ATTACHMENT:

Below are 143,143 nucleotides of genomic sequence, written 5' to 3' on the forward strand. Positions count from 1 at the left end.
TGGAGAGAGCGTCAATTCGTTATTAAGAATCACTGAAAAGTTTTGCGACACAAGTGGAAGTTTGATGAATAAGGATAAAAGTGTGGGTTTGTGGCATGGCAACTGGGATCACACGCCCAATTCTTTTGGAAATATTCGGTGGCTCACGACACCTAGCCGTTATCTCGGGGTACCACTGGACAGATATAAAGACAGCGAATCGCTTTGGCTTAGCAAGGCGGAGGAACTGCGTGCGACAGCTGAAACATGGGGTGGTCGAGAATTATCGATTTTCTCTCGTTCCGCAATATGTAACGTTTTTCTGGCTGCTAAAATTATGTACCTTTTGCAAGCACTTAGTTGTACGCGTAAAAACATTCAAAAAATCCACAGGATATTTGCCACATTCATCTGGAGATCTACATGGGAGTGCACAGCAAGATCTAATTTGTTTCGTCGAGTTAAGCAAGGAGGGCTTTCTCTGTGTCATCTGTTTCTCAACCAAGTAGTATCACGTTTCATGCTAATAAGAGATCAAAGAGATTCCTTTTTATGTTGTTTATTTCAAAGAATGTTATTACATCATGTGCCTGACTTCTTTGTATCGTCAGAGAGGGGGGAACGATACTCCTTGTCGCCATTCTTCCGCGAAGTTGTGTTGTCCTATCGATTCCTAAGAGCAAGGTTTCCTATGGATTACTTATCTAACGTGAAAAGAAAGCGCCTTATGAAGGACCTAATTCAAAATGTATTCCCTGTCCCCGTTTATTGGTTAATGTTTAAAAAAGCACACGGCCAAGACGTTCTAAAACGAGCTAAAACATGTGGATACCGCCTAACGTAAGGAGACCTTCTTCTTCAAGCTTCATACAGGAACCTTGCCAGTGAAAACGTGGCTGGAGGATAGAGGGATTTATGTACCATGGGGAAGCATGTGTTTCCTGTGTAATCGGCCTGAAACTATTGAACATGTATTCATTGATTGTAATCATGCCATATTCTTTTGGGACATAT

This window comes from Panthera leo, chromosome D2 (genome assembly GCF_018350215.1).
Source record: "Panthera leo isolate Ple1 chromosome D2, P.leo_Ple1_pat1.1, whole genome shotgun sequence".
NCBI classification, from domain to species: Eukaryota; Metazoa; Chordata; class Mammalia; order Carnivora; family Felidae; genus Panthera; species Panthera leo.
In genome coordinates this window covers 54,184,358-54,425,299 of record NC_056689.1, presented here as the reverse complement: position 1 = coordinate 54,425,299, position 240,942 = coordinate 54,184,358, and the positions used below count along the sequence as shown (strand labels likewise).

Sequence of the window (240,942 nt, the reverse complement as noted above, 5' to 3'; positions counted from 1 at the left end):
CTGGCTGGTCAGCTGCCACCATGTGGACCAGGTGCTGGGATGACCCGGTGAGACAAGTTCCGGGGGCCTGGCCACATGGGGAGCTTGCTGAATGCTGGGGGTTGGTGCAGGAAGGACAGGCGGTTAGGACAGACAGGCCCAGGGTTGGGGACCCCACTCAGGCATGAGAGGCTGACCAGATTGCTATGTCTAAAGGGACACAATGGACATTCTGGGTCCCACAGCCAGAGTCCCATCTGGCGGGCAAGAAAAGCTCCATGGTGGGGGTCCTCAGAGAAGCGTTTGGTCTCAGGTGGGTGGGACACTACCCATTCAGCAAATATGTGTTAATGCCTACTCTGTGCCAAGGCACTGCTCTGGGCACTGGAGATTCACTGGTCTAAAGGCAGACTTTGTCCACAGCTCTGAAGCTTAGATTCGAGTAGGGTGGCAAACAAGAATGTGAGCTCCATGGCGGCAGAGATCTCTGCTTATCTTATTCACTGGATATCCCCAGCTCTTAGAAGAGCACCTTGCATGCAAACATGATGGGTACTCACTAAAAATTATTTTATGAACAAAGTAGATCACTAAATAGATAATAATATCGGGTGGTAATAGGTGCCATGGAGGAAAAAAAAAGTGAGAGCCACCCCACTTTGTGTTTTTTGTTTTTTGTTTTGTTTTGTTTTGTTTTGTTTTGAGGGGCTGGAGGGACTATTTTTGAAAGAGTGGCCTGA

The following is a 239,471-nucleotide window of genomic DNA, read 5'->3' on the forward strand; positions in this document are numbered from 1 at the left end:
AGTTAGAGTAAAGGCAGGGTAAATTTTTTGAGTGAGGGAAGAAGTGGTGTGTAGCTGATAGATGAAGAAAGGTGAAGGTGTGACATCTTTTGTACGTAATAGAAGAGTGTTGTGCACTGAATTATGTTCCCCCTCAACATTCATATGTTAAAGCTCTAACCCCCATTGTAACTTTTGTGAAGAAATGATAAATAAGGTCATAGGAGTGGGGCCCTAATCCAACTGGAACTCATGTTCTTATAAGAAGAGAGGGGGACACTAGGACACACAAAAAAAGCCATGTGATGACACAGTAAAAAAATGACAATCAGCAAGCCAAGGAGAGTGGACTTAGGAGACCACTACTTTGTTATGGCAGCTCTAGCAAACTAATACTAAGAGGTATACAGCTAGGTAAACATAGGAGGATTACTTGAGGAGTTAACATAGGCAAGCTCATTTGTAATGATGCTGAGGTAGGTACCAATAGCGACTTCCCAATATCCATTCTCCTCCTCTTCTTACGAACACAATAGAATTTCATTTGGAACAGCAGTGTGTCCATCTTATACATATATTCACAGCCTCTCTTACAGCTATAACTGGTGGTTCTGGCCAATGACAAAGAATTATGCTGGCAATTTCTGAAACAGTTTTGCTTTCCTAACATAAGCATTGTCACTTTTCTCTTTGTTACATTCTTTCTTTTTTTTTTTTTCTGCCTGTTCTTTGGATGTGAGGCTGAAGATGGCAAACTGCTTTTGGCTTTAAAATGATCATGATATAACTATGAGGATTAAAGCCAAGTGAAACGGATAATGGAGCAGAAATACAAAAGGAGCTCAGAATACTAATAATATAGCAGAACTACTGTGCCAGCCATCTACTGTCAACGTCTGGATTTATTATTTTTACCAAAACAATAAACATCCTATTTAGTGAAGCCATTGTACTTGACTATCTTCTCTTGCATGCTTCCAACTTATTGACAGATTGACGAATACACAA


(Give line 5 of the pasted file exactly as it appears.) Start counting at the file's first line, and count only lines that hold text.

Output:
NCBI classification, from domain to species: Eukaryota; Metazoa; Chordata; class Mammalia; order Carnivora; family Felidae; genus Panthera; species Panthera leo.